Sixers fans, I’m here to report that Burnergate will never die.
Bryan Colangelo, who resigned from his role as the Sixers’ president of basketball operations a little more than two years ago, bought a stake in the Illawarra Hawks of Australia’s National Basketball League earlier this month, so he’s back making the media rounds.
Which means, of course, he is now facing questions about the infamous Burnergate, because it’s one of the most bizarre and hilarious things in NBA history.
In an… interesting answer about Burnergate with the Sydney Morning Herald, Colangelo didn’t seem ready to take his portion of the blame for the debacle.
Here’s his take on what happened, two years later:
«I haven’t addressed it very much over the course of the last two years. I have stayed very much under the radar on the topic because it’s a sensitive topic, for a lot of reasons,» Colangelo said.
«Family, personal, professional, or otherwise. I have to say I was dealt a pretty big blow, personally and professionally. And it’s been a difficult time dealing with the fallout. I was completely blindsided by the accusation and the storyline of the controversy.»
«Once that investigation was completed and I was absolved, I felt the appropriate thing to do – in conjunction with ownership there in Philly – was to mutually walk away.
«It was a difficult decision and a difficult time for me. But I have to say, it was a very, very difficult time for my family. Because of some of the reasons that came to light, it was something I thought was important not to talk about, quite frankly. And we’re still dealing with that.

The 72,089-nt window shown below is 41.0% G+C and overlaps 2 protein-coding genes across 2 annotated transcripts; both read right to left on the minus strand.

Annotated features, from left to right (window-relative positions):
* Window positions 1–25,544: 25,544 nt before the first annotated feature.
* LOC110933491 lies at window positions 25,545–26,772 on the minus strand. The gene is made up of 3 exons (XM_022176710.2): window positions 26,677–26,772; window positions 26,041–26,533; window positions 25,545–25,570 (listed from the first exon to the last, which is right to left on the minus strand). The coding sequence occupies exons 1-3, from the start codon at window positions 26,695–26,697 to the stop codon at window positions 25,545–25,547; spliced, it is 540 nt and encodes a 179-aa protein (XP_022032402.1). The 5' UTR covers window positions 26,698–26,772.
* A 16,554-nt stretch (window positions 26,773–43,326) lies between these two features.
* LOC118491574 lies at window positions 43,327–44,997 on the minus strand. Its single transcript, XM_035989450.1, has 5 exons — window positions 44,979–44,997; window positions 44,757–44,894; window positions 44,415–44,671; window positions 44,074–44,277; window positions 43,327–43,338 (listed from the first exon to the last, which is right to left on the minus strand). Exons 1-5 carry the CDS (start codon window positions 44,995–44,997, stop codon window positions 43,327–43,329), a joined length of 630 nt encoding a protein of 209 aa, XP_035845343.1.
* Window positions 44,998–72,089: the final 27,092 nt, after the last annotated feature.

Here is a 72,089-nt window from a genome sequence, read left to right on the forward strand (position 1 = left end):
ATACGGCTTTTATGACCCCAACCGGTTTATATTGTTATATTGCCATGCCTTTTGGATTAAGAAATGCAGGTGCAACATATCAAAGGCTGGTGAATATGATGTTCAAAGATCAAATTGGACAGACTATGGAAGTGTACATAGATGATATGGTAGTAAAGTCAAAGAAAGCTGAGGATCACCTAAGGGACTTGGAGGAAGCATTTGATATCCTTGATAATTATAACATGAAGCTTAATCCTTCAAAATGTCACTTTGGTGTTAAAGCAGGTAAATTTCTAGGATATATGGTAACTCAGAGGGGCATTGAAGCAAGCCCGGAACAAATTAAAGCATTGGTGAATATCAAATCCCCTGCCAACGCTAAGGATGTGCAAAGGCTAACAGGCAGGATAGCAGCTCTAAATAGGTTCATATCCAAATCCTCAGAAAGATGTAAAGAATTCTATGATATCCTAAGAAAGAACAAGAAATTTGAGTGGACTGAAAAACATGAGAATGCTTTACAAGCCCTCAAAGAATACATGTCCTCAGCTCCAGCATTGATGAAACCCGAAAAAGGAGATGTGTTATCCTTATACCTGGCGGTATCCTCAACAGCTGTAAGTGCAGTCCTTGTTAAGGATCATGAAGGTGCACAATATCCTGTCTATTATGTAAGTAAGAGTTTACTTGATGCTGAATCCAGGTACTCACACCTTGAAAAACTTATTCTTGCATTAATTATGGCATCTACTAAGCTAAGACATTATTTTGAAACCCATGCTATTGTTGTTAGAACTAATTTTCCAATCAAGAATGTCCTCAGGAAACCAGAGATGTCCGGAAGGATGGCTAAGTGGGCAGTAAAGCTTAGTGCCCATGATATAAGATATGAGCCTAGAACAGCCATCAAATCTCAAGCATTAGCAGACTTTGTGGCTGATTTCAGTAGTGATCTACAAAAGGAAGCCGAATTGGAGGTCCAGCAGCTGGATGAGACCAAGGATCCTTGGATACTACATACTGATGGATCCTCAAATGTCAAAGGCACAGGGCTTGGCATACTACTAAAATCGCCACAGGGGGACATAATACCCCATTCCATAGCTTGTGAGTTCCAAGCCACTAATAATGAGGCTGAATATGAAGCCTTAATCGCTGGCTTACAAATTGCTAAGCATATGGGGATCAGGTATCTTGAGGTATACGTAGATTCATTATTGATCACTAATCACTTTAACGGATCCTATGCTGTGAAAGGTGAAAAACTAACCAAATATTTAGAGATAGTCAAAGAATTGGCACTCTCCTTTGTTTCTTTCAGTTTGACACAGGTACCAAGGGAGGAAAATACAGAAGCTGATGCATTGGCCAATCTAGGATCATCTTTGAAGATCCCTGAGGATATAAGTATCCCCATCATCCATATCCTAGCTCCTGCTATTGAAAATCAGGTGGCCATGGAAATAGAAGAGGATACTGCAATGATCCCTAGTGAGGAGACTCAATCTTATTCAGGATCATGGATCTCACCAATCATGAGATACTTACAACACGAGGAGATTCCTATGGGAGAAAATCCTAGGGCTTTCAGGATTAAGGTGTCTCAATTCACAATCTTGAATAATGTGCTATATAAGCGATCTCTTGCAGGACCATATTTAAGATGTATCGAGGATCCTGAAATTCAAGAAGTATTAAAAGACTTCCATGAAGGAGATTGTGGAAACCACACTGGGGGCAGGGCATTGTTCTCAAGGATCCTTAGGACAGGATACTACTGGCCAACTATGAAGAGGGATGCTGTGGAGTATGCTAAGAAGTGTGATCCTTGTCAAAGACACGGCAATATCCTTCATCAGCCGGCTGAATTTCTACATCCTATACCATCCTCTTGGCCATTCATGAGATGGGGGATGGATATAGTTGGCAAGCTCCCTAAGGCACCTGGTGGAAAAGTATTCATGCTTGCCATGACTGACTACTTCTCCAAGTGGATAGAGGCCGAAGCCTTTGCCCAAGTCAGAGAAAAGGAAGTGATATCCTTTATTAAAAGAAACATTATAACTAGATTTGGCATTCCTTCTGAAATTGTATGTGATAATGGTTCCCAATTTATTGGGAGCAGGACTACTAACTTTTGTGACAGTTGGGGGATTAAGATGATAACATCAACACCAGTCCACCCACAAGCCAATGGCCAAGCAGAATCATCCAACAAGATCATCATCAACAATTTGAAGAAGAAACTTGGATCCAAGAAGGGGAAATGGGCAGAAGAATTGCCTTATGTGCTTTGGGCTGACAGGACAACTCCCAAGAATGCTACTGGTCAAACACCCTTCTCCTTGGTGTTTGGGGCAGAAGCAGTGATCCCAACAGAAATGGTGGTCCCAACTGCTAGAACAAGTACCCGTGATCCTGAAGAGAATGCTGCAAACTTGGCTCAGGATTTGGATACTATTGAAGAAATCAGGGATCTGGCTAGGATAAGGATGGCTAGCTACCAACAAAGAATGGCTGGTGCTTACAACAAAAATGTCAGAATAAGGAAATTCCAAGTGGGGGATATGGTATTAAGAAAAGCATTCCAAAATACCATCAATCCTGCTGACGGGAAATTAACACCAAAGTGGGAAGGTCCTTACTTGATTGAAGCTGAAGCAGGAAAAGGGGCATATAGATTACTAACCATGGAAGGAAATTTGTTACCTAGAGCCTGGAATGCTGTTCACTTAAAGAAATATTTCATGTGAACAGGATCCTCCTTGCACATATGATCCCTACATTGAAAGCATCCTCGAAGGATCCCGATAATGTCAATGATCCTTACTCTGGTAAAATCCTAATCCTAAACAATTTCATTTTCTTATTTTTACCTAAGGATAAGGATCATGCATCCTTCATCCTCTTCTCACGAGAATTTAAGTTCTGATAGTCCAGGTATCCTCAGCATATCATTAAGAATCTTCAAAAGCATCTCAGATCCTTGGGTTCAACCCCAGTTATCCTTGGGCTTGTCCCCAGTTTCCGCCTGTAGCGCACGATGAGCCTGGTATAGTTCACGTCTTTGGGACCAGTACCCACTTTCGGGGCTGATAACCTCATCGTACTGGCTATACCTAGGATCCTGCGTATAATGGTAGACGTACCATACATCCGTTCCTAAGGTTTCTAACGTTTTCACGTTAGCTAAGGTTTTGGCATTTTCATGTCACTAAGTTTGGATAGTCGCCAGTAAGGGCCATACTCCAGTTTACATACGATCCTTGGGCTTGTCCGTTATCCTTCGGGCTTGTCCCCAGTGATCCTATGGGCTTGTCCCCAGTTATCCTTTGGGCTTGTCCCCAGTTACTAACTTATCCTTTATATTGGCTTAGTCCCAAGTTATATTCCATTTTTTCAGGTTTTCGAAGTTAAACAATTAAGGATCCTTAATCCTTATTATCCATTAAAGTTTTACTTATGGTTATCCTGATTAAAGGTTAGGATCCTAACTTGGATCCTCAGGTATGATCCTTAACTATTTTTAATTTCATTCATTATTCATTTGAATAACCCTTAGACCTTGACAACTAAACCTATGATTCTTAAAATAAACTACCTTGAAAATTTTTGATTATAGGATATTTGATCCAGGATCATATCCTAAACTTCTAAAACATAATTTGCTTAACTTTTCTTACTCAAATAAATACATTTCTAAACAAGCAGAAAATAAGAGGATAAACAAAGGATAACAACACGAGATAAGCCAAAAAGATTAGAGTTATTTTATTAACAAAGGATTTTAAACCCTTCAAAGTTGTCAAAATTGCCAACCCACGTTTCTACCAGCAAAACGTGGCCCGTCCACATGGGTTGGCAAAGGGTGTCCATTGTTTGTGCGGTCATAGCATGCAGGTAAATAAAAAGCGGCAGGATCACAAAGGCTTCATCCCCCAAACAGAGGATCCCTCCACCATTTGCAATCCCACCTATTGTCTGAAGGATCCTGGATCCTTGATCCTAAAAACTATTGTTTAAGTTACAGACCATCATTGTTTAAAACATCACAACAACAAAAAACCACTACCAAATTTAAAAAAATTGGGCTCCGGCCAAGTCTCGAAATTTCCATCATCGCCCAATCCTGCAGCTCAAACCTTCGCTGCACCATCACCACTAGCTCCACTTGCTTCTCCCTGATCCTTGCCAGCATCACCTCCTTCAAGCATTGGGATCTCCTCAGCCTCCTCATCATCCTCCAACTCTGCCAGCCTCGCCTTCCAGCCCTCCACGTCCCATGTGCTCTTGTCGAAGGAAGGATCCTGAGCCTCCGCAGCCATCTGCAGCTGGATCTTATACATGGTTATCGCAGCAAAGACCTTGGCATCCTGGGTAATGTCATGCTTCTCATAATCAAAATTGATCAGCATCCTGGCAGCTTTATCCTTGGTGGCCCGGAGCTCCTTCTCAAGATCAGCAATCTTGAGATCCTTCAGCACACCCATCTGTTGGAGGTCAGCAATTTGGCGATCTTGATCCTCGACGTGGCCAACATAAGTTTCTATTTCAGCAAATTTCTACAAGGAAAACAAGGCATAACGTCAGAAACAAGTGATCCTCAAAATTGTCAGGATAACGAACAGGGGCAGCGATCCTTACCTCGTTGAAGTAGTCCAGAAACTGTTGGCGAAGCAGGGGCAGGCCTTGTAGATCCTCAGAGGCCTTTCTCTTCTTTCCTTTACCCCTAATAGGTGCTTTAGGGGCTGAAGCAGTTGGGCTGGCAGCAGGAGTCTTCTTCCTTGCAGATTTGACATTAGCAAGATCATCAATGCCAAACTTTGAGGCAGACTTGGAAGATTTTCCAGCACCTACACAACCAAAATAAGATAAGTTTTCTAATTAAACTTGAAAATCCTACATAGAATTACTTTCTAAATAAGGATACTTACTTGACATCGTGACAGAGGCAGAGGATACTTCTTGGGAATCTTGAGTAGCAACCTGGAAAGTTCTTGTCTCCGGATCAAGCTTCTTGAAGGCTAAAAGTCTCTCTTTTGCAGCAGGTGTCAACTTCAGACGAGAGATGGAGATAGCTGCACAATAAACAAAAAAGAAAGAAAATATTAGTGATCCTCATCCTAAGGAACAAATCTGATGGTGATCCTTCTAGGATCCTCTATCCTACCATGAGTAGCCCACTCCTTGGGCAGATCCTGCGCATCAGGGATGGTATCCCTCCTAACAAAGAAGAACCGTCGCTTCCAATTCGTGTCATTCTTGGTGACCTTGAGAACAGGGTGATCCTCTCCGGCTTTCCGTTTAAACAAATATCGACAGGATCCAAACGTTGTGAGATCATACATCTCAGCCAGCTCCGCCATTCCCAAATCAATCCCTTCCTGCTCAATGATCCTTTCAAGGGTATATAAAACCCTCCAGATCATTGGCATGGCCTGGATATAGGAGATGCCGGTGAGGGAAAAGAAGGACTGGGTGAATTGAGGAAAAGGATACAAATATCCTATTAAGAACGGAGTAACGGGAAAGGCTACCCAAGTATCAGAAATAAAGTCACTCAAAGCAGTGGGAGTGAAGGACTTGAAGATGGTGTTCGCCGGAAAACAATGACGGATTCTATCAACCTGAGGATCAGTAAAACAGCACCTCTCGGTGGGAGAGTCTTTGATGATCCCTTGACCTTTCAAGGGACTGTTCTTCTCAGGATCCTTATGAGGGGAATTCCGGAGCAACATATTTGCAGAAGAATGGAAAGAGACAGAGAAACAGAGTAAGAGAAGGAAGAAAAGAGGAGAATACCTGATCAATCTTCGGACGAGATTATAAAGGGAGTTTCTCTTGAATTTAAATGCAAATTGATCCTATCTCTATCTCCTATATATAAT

«But the No. 1 thing I thought needed to happen was trying to stay positive; preserve and love my family, protect their interests, emotionally or otherwise. And frankly, two years on, it’s gone. It’s in the past and I’m ready to move on.»
Some of what he says here – like trying to love and protect his family – is admirable and honest. But it’s not all truthful.
Colangelo saying he was «absolved» after an independent law firm investigated the incident is simply incorrect. The law firm explicitly stated that Colangelo was in part to blame for the content found in his wife’s Twitter accounts:
We believe that Mr. Colangelo was careless and in some instances reckless in failing to properly safeguard sensitive, non-public, club-related information in communications with individuals outside the 76ers organization.
That’s about as clear as it gets. Why try to rewrite history instead of just acknowleding what happened? Who knows?
For whatever reason, it seems that Colangelo, two years later, remains bent on his complete innocence.
We’ll see if he fares better in Australia.
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